by Joe Fontanazza
SC Staff Writer
While watching the ascension of ESU’s young quarterback, Matt Soltes, it became apparent that young signal callers are now very adept to playing early and playing well. That sentiment is especially true on a professional level with budding field generals compiling impressive statistics.
Before this time, a coach starting a young quarterback was seen as committing career suicide. Maybe even players that deserved a chance to start were told to sit because their coach had a nightmare the night before that included sightings of Jamarcus Russell, Akili Smith, Matt Leinart and the dubious Ryan Leaf. There have been exceptions over the years where a rookie quarterback plays well like Ben Roethlisberger did in 2004, but the failure rate was usually high.
However, this has all seemed to change, because on the opening day of the 2012 NFL season, five rookie quarterbacks were under center (Andrew Luck, Robert Griffin III, Russell Wilson, Brandon Weeden and Ryan Tannehill). So the question must be asked, “When did the general opinion of rookie quarterbacks change?”
It all seemed to change in 2008 when Matt Ryan and Joe Flacco both took their teams to the playoffs. They also became the first rookies to play a full sixteen games while leading their teams to the playoffs.
Matt Ryan took the Atlanta Falcons from a dismal 4 -12 record in 2007 to a surprising 11-5 record. That year, Ryan became the second rookie at that time to throw for 3,000 yards, win the Offensive Rookie of the Year Award and aid his coach, Mike Smith, in winning the Coach of the Year Award.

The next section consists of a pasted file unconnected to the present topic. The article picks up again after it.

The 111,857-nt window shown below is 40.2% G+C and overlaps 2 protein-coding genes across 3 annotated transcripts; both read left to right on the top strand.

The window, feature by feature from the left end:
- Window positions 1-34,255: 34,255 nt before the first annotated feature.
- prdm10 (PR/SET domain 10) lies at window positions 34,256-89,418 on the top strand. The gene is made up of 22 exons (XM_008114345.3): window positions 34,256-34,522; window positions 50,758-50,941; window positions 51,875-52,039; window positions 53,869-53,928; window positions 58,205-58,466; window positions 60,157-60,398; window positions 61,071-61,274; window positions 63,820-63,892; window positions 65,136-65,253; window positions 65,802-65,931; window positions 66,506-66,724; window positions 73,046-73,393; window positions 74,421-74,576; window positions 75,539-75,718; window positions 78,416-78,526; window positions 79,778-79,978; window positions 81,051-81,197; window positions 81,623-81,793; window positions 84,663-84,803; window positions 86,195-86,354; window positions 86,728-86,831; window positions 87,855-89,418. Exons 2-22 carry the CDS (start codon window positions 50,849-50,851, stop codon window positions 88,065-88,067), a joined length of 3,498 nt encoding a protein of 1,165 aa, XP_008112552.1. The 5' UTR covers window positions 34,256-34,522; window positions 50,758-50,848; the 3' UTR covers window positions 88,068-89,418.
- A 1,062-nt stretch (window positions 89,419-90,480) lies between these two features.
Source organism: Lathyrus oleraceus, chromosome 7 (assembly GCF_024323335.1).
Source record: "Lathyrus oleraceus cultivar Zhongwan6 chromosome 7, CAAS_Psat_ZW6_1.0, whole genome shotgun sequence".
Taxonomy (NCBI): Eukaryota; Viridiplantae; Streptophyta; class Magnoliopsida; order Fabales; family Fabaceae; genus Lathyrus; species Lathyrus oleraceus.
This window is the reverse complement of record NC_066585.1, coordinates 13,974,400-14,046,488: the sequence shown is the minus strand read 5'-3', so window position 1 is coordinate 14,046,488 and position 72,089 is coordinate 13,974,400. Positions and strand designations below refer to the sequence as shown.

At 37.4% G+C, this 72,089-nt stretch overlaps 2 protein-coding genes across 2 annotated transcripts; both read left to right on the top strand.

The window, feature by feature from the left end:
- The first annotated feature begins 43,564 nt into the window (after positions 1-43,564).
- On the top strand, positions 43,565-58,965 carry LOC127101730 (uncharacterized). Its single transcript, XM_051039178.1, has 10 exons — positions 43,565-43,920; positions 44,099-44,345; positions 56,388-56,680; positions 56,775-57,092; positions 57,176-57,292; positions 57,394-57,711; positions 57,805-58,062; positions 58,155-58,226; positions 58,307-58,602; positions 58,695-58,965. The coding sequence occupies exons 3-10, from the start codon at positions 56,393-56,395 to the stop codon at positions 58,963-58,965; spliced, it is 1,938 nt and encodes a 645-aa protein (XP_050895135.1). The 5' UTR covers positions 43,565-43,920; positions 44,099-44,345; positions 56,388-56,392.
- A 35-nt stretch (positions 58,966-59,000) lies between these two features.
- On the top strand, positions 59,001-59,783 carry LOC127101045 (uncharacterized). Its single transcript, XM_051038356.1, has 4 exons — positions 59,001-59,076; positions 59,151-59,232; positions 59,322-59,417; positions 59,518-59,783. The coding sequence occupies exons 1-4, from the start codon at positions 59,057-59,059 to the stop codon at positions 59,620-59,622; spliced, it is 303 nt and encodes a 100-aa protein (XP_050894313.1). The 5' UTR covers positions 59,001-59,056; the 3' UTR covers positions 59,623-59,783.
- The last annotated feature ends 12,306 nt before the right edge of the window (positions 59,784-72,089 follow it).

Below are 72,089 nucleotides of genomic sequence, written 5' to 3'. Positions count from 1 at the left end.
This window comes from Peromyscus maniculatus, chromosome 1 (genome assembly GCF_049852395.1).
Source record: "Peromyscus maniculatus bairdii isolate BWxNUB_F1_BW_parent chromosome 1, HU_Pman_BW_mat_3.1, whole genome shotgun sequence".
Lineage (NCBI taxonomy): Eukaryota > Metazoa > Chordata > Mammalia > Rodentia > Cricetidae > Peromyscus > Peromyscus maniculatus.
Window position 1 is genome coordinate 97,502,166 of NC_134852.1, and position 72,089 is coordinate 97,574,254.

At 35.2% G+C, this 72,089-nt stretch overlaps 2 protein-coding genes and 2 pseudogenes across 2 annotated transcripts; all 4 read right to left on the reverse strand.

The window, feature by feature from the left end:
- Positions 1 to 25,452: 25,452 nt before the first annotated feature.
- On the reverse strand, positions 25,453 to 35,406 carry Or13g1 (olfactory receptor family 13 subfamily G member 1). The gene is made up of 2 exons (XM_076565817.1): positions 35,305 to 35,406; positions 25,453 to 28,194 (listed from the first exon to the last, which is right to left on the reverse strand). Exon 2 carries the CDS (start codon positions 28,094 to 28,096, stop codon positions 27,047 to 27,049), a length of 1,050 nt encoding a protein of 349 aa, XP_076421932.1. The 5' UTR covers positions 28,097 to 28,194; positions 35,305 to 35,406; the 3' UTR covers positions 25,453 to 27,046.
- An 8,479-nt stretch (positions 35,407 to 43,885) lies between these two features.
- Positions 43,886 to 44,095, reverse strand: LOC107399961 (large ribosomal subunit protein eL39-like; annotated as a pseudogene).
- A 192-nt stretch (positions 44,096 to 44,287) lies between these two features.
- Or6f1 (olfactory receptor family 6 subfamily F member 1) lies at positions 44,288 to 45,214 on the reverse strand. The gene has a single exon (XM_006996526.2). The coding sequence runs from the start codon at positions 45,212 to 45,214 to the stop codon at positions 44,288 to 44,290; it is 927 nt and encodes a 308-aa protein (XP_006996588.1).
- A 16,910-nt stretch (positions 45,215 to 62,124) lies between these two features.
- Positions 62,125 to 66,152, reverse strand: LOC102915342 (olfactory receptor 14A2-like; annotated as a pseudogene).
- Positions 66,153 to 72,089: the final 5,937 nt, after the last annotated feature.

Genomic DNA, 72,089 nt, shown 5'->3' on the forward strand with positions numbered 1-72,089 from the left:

Flacco was not far behind, also leading his team to a 11-5 record after a 5-11 record during the previous season. The Ravens’ destructive defense was there, but the stabilizing force that Flacco provided was the factor that propelled them to the AFC Championship, where they would lose to the eventual champions, the Pittsburgh Steelers.
The NFL is widely known as as a copycat for the wildcat formation craze and millions of variations of the west coast offense that started with legendary coach, Bill Walsh. This is also true in the upward trend of rookie quarterbacks who are named opening day starters since the outstanding years of Matt Ryan and Joe Flacco.
Since 2008, ten different rookies started their respective team’s first game of their rookie year. Ryan and Flacco started the trend but the jump from two in 2011 to five this year can be attributed to the play of Cam Newton and Andy Dalton. Cam Newton had one of the most productive years of any quarterback, let alone rookies. During his first game in 2011, he became the first rookie ever to throw for more than 400 yards in his NFL debut, and he never looked back. He went on to set records in most passing yards by a rookie, most passing yards in a game by a rookie two times, most total touchdowns by a rookie and most rushing touchdowns by any quarterback.
Not to be outdone was Andy Dalton, who led the Cincinnati Bengals to the playoffs. He also orchestrated four fourth-quarter comebacks, and along with Cam Newton, became one of five different rookie quarterbacks to throw for 3,000 passing yards and 20 touchdowns.
With Andrew Luck, Robert Griffin III, Russell Wilson and Ryan Tannehill all showing flashes of greatness, this year’s rookie class looks like they will continue the upward trend of rookie quarterbacks starting and also playing well.
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